Features and Columns

Fund This Film: ‘RiffLife’ Celebrates Movie Riffing and the Legacy of ‘Mystery Science Theater 3000’

By  · Published on February 1st, 2014

What is movie riffing? It’s the practice of talking back to a movie with witty remarks, usually to lampoon or criticize (and in a way, celebrate) something of low or cheap quality. The best way to define the term is to just present, as Exhibit A, Mystery Science Theater 3000. The long-running TV show, which began as a local Minneapolis program and went on to cult popularity on Comedy Central then the Sci-Fi Channel, popularized if not originated the concept of watching a bad film through the viewership of a couple of funny characters who make fun of that film.

As MST3K writer/producer/director/voice of Tom Servo Kevin Murphy points out in his introduction to the book In the Peanut Gallery with Mystery Science Theater 3000, this sort of riffing goes all the way back at least to Shakespeare’s A Midsummer Night’s Dream, namely the scene in which the Athenians vocally ridicule the actors performing Pyramus and Thisbe. He also references Mel Brooks’s Oscar-winning 1963 short The Critic as being a precursor to the MST3K show.

Hopefully that background and influence will be explored in a new documentary in the works titled RiffLife: An Exploration of the Movie Riffing Phenomenon. So far, it seems the film is going to be starting from MST3K and moving forward, not backward, to show the legacy of the program with unofficial spin-offs like Cinematic Titanic and RiffTrax, each of which is hosted by one of the main MST3K riffers, and many amateur endeavors, including at least one by the documentary’s director, Dave Chadwick.

RiffLife is currently campaigning for crowdfunding via Kickstarter with a $50K goal. Chadwick hopes to get interviews with the major personalities from MST3K and its offshoots, but he can’t guarantee them. If he doesn’t get them, this will entirely be a fandom movie. He also states that they need this budget because as we know from the kinds of movies most often put through the riff grinder, those made for little money are truly awful.

I don’t know if I totally agree with that claim – not all bad movies are low budget and not all low budget movies are bad – but I’m now actually interested in the idea of the doc actually being terrible in order for us to riff on it. After all, how often are bad docs put through this sort of fun scrutiny? Well, MST3K took on a few educational and instructional films, including What to Do on a Date and Body Care and Grooming, but I don’t think anyone’s doing it with new docs the way RiffTrax is covering new movies.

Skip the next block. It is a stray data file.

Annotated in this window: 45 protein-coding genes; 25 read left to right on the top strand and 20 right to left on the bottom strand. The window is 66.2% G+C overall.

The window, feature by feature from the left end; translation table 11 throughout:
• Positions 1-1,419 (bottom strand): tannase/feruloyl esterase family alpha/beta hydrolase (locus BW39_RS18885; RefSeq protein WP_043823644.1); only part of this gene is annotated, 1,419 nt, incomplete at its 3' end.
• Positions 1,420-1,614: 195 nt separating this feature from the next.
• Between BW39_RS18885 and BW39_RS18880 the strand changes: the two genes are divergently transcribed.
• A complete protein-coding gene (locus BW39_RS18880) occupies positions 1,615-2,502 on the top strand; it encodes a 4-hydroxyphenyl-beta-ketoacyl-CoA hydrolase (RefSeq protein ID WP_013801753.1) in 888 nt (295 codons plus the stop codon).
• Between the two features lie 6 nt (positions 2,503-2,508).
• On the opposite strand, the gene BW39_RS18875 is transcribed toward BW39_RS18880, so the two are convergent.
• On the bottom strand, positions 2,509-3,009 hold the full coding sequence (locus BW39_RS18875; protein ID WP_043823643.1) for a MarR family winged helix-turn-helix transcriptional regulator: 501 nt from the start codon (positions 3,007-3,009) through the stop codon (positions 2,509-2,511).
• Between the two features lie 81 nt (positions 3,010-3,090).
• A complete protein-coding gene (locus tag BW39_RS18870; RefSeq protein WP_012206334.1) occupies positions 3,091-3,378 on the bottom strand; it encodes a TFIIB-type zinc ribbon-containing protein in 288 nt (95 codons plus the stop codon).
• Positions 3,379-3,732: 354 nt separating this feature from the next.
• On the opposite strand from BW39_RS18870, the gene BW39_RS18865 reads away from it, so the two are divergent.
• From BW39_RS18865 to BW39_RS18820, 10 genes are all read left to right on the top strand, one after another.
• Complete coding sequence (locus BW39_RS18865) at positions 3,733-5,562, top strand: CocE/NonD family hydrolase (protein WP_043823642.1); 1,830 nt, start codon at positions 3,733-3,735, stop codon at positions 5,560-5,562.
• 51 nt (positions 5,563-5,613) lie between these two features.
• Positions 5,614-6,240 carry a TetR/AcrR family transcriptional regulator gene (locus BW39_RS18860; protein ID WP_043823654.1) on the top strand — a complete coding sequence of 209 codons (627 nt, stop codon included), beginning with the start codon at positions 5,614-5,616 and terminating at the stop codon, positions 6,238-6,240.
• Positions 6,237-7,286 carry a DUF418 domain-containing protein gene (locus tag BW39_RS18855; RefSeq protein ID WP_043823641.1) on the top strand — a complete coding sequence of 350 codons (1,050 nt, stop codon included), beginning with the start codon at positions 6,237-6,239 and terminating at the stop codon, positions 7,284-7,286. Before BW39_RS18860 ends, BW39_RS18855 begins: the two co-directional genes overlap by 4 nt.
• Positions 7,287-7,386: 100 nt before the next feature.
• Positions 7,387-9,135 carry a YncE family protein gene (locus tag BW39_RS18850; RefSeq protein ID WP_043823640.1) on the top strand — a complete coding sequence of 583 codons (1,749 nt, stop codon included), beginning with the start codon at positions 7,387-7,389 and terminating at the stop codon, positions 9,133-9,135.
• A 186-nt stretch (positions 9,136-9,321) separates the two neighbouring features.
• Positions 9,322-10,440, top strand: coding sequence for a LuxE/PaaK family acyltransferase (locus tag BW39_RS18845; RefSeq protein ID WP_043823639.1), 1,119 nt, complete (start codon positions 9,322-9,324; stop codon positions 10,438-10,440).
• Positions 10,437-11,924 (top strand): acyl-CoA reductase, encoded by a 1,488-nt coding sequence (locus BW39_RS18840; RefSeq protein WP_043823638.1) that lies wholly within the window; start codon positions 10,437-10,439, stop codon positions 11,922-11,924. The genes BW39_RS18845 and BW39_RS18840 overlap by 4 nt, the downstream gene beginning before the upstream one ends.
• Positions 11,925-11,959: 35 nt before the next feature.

So we have good reason to help RiffLife get made, as it’s going to be worth something whether it’s good or bad. Personally, I’d prefer it be good. For that, it really needs to address the phenomenon with academic perspective on what it’s all about culturally. I’d also love to see some representation from the other side of the practice. What do the makers of those films MST3K has lovingly ripped to shreds thing about riffing? And get people whose films gained new prominence through the show.

There have already been documentaries about MST3K. One was done more than 20 years ago for Comedy Central hosted by Penn Jillette (it’s called This is MST3K, and you can find it on YouTube). Another is a making-of doc included in the new 25th anniversary box set of the series. Those are a very different sort of doc than RiffLife, but their existence still means that RiffLife has to go the distance and be something not only unique but quality.

If it ends up sucking, how about this magical ending to the story: only one of the offshoot hosts, either Joel Hodges or Mike Nelson, does an interview for the movie, and then the other does an official riff of it. Or what if neither appears in the doc but they do a commentary track on the DVD that’s all riffing? Like I said, there are so many worthwhile opportunities for RiffLife regardless of how it turns out.

Check out Chadwick acting just a bit on edge in the Kickstarter video below.

Do you want to see this film? Enough to help fund it?

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Christopher Campbell began writing film criticism and covering film festivals for a zine called Read, back when a zine could actually get you Sundance press credentials. He's now a Senior Editor at FSR and the founding editor of our sister site Nonfics. He also regularly contributes to Fandango and Rotten Tomatoes and is the President of the Critics Choice Association's Documentary Branch.